2. Purchase the right amount: Don’t buy more coffee than you can use within a few weeks. Buying too much can lead to waste, because, as we know, freshness does not last more than three to four weeks. Sign up for a subscription service so you can put your coffee purchasing on autopilot and discover a world of coffee fresh at your doorstep.

3. Keep heat and humidity low: Coffee is best stored in a cabinet rather than on a countertop, because cabinets are generally a cooler temperature.

Freezing Coffee Beans: Is it a Good Idea?Mug full of coffee beans

We know that the main enemies of coffee are air, light, moisture, and heat, so freezing it for long-term storage sounds like a decent idea. But are there any downsides to putting beans or grounds in the freezer?

Yes. The reviews for freezing coffee are mixed at best, so freezing your beans is not recommended.

Coffee is porous and soft, so it absorbs other aromas easily. This means that whatever smells are lingering in your freezer can be absorbed by the coffee. So, if you have frozen leftovers in your freezer, that thawed coffee might brew a funky taste.

Imagine freezing a loaf of freshly baked bakery bread. Sounds like a shame, doesn’t it? Fresh bread that is stored in the freezer will never smell or taste the same once it has been frozen and thawed. Sure, it will still be safe to eat, but fresh would be incomparably better.

The same is true for coffee. You could freeze it, but it will never smell or taste the same. We know that freshness is imperative for quality coffee, so don’t freeze it.

Now, what if you happened to come into some bulk coffee beans that you would never consume before they go stale? Well, if you absolutely must freeze beans, then keep them in unopened vacuum-sealed packaging or in a very airtight container. When you are ready to use them, thaw them to room temperature.

Is the refrigerator a better option to store coffee beans? It would seem as though the cold, dark climate of the fridge would be good for grounds and beans, but it isn’t. Refrigerated coffee grounds and beans age faster, which means the freshness and taste decreases. In the fridge, coffee grounds and beans condensate, so the flavorful oils of the coffee are pushed to the surface.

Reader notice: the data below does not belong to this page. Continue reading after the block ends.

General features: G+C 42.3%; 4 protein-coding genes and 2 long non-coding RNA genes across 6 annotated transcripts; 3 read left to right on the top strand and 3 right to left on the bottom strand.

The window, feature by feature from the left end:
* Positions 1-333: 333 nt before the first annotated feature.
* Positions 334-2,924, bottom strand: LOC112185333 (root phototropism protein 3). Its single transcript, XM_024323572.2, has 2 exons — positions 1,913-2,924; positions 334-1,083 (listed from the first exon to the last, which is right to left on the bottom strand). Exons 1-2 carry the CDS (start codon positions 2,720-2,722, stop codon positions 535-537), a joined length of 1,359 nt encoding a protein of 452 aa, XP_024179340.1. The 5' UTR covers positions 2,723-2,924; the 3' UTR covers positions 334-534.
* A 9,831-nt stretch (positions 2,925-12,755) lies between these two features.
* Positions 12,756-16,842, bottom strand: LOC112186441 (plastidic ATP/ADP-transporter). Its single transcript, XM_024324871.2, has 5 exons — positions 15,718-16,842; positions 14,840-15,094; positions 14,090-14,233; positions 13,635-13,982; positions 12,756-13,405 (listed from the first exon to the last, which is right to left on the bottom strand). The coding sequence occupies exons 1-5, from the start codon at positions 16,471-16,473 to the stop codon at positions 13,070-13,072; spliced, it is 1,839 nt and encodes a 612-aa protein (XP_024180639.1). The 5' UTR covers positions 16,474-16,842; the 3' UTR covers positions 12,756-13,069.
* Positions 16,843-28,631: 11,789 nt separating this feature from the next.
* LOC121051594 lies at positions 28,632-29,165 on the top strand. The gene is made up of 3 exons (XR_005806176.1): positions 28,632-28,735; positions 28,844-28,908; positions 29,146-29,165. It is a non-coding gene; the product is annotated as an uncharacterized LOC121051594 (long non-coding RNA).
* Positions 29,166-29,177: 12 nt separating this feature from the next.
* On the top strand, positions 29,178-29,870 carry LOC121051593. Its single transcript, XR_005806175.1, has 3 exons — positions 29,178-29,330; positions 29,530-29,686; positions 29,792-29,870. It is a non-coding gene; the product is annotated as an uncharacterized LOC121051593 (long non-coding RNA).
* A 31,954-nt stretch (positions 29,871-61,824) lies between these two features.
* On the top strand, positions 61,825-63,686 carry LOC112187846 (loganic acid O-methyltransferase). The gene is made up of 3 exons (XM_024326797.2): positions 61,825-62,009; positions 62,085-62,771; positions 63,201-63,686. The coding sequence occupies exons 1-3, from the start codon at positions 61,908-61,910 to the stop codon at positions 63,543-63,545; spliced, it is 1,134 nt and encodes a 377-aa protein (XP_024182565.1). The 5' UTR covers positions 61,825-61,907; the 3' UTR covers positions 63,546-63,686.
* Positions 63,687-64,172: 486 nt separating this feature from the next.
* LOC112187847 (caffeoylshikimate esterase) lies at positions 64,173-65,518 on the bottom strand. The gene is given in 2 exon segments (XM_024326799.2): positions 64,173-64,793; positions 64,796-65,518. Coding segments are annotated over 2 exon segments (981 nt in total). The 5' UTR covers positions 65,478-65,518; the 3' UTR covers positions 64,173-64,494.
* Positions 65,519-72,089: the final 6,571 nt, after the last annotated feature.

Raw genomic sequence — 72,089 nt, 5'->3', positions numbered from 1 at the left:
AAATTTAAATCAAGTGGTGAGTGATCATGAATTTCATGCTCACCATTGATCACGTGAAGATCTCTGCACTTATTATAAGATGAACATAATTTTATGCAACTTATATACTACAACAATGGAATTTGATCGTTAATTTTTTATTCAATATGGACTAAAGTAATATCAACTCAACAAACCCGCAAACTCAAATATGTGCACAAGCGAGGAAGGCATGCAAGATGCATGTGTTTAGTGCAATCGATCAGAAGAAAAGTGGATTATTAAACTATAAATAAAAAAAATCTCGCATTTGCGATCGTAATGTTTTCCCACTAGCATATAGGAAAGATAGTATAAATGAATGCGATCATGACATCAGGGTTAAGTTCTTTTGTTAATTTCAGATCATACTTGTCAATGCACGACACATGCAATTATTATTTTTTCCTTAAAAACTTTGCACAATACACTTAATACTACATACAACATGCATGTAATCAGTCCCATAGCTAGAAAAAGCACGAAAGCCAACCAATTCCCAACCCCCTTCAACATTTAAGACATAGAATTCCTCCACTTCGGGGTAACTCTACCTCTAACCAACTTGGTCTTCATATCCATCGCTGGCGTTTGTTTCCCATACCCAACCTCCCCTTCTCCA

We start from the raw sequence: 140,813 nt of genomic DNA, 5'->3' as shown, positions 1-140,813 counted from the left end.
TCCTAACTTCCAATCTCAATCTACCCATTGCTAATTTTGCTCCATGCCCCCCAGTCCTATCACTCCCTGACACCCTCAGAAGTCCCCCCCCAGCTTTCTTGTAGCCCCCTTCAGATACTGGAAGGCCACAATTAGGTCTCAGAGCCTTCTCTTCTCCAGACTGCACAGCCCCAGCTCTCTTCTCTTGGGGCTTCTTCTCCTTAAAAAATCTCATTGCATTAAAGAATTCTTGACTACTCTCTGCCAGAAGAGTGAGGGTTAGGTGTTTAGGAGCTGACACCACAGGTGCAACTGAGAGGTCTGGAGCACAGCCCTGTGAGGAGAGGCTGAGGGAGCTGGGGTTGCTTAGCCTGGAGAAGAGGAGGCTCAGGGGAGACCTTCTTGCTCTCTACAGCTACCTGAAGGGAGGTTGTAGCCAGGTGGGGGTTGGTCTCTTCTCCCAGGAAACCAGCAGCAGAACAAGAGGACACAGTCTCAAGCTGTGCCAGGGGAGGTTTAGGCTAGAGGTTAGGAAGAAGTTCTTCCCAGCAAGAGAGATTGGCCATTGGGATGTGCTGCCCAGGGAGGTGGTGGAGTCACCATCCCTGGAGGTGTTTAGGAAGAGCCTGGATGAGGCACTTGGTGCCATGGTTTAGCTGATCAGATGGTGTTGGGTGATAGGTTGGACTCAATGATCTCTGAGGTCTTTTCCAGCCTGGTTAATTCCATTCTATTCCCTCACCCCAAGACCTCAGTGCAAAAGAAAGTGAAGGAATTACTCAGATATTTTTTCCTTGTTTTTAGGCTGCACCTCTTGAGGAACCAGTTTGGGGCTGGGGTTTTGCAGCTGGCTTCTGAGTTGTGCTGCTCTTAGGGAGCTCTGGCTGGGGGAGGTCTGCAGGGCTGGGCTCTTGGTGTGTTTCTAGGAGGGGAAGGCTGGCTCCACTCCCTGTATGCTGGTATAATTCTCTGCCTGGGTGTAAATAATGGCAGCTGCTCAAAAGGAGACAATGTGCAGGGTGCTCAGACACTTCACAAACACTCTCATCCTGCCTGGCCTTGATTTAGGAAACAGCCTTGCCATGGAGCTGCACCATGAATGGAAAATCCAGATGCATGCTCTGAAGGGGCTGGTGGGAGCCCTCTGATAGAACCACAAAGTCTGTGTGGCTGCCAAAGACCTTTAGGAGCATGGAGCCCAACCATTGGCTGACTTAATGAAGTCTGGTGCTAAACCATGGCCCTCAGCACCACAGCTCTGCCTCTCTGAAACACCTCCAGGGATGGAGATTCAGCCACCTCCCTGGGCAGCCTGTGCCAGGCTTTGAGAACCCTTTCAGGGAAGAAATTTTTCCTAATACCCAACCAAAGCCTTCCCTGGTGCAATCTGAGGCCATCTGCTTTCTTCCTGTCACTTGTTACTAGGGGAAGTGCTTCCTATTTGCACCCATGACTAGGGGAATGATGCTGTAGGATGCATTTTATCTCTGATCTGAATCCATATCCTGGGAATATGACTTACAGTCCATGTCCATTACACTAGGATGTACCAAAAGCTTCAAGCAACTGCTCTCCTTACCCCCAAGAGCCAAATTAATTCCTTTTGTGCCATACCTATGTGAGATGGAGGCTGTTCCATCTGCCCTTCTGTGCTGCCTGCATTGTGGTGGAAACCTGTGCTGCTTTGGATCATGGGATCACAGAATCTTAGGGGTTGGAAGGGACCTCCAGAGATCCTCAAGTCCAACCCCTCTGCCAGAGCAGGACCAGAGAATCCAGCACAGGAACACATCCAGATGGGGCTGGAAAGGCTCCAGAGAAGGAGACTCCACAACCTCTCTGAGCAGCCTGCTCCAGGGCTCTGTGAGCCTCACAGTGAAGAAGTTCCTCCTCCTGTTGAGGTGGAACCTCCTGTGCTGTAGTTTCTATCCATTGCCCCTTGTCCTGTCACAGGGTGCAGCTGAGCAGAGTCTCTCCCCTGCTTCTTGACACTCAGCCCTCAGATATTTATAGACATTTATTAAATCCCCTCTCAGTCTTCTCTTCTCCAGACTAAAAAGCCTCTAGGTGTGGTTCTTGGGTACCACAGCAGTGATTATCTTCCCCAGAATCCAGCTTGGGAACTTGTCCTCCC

Never Worry About Stale Coffee Beans Ever Again

A Look At Peru Atlas Coffee Club

One of the best ways to ensure the coffee in your kitchen is always the freshest is to buy just enough. Don’t purchase more than you will use within a few weeks. You can make certain that you will be consistently brewing the most flavorful and fresh cups of coffee by establishing a coffee-buying routine.

With an Atlas subscription, you can choose a schedule that works for you. Single origin coffee is delivered fresh, without any effort on your part, and in an amount that works for your routine.

Instead of potentially over-buying your coffee, get just what you need, every month. Surprise your taste buds with a new coffee from a different country. And, because we know how important fresh coffee is, we roast it within 24 hours of being shipped to you, which beats any coffee grounds sitting on a grocery store shelf.

Each month of the subscription features a new coffee country and a new freshly roasted bag of beans, along with tasting notes, a postcard, and brewing tips — the world of coffee delivered fresh to your door.

About The Author

Michael Shewmake

An entrepreneur and musician, Michael quit his full-time job in the corporate world to assemble a band of fellow storytellers, travelers, and coffee-lovers as enthusiastic as himself to share the unique stories and coffee from around the world.